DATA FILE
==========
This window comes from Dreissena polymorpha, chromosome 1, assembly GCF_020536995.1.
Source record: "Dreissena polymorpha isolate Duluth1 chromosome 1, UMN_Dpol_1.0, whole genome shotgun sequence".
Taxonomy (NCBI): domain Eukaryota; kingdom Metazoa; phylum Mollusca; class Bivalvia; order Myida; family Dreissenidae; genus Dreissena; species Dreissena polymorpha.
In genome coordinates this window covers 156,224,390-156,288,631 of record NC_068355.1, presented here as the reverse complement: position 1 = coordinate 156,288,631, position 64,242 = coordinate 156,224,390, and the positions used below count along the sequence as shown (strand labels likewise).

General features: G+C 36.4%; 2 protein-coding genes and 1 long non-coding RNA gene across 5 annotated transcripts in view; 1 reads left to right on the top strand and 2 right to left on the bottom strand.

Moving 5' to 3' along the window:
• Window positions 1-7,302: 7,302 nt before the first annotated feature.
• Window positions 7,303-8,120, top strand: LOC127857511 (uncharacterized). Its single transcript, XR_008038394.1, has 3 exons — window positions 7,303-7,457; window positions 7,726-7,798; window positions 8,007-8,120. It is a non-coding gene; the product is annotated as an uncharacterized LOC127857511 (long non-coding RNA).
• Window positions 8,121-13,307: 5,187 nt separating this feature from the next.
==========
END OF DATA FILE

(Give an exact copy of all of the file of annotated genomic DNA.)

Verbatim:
This window comes from Dreissena polymorpha, chromosome 1, assembly GCF_020536995.1.
Source record: "Dreissena polymorpha isolate Duluth1 chromosome 1, UMN_Dpol_1.0, whole genome shotgun sequence".
Taxonomy (NCBI): domain Eukaryota; kingdom Metazoa; phylum Mollusca; class Bivalvia; order Myida; family Dreissenidae; genus Dreissena; species Dreissena polymorpha.
In genome coordinates this window covers 156,224,390-156,288,631 of record NC_068355.1, presented here as the reverse complement: position 1 = coordinate 156,288,631, position 64,242 = coordinate 156,224,390, and the positions used below count along the sequence as shown (strand labels likewise).

General features: G+C 36.4%; 2 protein-coding genes and 1 long non-coding RNA gene across 5 annotated transcripts in view; 1 reads left to right on the top strand and 2 right to left on the bottom strand.

Moving 5' to 3' along the window:
• Window positions 1-7,302: 7,302 nt before the first annotated feature.
• Window positions 7,303-8,120, top strand: LOC127857511 (uncharacterized). Its single transcript, XR_008038394.1, has 3 exons — window positions 7,303-7,457; window positions 7,726-7,798; window positions 8,007-8,120. It is a non-coding gene; the product is annotated as an uncharacterized LOC127857511 (long non-coding RNA).
• Window positions 8,121-13,307: 5,187 nt separating this feature from the next.